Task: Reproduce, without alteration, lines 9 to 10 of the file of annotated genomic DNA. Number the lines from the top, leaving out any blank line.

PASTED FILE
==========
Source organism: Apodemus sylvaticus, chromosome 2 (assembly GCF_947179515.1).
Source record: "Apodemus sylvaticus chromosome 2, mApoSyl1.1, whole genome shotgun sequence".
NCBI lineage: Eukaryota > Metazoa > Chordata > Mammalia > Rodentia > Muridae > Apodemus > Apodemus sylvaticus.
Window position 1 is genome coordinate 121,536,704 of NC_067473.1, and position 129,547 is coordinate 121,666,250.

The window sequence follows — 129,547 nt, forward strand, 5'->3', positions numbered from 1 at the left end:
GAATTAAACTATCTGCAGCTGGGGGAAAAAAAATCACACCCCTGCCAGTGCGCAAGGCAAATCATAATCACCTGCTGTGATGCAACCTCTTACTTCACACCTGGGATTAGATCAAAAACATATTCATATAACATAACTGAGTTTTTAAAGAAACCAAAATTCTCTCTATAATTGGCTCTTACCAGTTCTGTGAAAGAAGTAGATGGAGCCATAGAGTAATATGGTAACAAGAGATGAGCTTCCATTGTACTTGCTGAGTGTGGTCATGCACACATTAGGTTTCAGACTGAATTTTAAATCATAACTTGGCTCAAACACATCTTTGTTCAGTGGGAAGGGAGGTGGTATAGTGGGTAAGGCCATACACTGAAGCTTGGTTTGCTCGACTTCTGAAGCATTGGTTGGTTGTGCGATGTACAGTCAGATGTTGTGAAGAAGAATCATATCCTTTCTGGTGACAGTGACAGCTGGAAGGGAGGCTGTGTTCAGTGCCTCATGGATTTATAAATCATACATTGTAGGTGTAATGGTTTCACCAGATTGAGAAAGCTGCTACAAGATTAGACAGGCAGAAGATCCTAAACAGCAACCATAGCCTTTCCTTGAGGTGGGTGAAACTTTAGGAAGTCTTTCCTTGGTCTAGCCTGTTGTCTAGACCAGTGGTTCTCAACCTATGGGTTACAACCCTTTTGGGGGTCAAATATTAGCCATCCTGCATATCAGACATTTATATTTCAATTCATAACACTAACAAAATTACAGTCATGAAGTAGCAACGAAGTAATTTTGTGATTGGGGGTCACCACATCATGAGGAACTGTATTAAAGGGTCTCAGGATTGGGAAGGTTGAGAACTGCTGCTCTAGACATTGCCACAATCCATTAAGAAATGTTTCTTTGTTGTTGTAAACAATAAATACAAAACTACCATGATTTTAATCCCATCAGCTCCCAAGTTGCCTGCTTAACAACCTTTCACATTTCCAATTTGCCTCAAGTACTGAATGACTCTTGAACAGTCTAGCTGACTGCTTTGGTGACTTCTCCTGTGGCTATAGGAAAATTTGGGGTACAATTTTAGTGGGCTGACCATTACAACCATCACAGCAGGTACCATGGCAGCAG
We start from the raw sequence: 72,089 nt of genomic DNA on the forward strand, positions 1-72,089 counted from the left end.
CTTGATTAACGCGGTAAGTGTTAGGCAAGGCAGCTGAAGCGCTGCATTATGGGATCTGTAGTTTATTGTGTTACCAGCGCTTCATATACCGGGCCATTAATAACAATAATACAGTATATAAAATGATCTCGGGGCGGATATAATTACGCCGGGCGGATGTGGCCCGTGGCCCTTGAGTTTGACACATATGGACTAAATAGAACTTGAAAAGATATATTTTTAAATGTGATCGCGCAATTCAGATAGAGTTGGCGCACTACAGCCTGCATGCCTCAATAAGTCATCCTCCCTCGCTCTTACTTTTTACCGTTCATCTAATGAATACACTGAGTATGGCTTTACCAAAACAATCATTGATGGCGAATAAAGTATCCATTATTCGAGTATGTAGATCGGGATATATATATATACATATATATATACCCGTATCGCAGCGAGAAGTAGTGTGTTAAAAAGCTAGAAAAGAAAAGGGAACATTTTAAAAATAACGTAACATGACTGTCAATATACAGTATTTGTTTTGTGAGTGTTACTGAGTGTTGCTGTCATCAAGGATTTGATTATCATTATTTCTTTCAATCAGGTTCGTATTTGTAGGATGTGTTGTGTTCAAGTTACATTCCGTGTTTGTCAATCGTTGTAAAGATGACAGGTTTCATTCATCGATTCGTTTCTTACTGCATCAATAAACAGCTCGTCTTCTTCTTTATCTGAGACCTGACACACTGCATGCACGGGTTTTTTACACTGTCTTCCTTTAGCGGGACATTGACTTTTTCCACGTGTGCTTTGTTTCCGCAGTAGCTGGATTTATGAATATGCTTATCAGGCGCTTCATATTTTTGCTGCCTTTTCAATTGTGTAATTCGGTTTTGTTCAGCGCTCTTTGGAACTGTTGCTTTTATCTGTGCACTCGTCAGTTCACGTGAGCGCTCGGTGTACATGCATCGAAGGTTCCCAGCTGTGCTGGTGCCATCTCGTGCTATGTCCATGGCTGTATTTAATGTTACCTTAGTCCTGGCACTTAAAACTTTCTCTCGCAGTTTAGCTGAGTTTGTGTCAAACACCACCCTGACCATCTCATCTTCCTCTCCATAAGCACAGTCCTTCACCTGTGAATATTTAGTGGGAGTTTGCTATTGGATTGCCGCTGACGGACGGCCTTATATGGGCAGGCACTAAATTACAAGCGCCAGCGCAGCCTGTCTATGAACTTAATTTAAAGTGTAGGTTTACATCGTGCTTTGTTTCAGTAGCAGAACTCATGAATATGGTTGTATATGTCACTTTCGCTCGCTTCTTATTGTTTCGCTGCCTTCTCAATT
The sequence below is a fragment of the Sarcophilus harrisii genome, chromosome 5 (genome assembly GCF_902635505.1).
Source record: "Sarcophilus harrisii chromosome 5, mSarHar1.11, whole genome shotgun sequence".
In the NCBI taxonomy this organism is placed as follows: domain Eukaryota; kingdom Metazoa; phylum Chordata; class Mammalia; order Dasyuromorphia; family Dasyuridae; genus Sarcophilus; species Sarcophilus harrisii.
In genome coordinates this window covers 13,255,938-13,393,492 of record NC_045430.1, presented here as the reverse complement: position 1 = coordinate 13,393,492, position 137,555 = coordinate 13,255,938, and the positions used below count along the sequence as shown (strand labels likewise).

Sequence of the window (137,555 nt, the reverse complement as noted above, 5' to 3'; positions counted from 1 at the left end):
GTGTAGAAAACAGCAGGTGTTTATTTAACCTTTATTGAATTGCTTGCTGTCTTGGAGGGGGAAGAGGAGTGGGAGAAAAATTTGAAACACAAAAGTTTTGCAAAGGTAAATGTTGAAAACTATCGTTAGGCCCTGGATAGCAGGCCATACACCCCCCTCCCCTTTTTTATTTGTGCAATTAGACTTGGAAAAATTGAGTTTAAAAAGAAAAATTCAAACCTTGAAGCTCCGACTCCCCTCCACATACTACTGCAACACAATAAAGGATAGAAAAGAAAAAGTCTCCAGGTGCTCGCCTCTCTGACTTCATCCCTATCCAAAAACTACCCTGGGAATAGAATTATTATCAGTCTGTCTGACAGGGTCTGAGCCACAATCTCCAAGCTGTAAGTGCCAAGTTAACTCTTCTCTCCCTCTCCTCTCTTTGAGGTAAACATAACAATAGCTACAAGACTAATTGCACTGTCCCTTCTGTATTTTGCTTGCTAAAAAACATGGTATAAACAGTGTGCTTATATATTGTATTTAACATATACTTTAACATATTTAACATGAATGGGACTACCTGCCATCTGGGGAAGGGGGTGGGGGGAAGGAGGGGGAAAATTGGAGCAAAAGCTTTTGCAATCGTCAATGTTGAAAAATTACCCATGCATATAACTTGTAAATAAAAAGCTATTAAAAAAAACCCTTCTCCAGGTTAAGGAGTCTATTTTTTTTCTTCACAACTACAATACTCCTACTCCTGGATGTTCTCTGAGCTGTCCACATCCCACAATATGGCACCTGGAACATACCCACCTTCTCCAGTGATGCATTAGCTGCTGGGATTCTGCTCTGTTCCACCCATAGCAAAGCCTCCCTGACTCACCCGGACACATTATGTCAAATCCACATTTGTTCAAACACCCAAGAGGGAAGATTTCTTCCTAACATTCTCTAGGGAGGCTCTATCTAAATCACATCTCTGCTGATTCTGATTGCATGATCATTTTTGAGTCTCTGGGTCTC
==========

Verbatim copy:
The sequence below is a fragment of the Sarcophilus harrisii genome, chromosome 5 (genome assembly GCF_902635505.1).
Source record: "Sarcophilus harrisii chromosome 5, mSarHar1.11, whole genome shotgun sequence".